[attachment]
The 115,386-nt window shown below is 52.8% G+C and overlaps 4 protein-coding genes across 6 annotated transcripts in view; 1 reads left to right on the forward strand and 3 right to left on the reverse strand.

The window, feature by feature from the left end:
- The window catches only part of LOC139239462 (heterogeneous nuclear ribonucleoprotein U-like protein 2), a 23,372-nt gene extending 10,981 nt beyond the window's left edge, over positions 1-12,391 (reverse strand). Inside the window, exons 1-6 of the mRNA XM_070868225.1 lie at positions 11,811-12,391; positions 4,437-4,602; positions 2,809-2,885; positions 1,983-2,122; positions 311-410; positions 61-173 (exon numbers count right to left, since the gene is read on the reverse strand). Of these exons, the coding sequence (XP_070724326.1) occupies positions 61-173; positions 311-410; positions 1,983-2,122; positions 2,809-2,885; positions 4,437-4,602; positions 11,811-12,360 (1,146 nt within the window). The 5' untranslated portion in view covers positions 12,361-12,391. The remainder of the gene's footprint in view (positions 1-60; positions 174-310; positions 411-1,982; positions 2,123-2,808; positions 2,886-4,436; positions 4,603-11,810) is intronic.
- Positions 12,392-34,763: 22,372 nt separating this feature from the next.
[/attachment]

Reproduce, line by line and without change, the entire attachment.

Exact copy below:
The 115,386-nt window shown below is 52.8% G+C and overlaps 4 protein-coding genes across 6 annotated transcripts in view; 1 reads left to right on the forward strand and 3 right to left on the reverse strand.

The window, feature by feature from the left end:
- The window catches only part of LOC139239462 (heterogeneous nuclear ribonucleoprotein U-like protein 2), a 23,372-nt gene extending 10,981 nt beyond the window's left edge, over positions 1-12,391 (reverse strand). Inside the window, exons 1-6 of the mRNA XM_070868225.1 lie at positions 11,811-12,391; positions 4,437-4,602; positions 2,809-2,885; positions 1,983-2,122; positions 311-410; positions 61-173 (exon numbers count right to left, since the gene is read on the reverse strand). Of these exons, the coding sequence (XP_070724326.1) occupies positions 61-173; positions 311-410; positions 1,983-2,122; positions 2,809-2,885; positions 4,437-4,602; positions 11,811-12,360 (1,146 nt within the window). The 5' untranslated portion in view covers positions 12,361-12,391. The remainder of the gene's footprint in view (positions 1-60; positions 174-310; positions 411-1,982; positions 2,123-2,808; positions 2,886-4,436; positions 4,603-11,810) is intronic.
- Positions 12,392-34,763: 22,372 nt separating this feature from the next.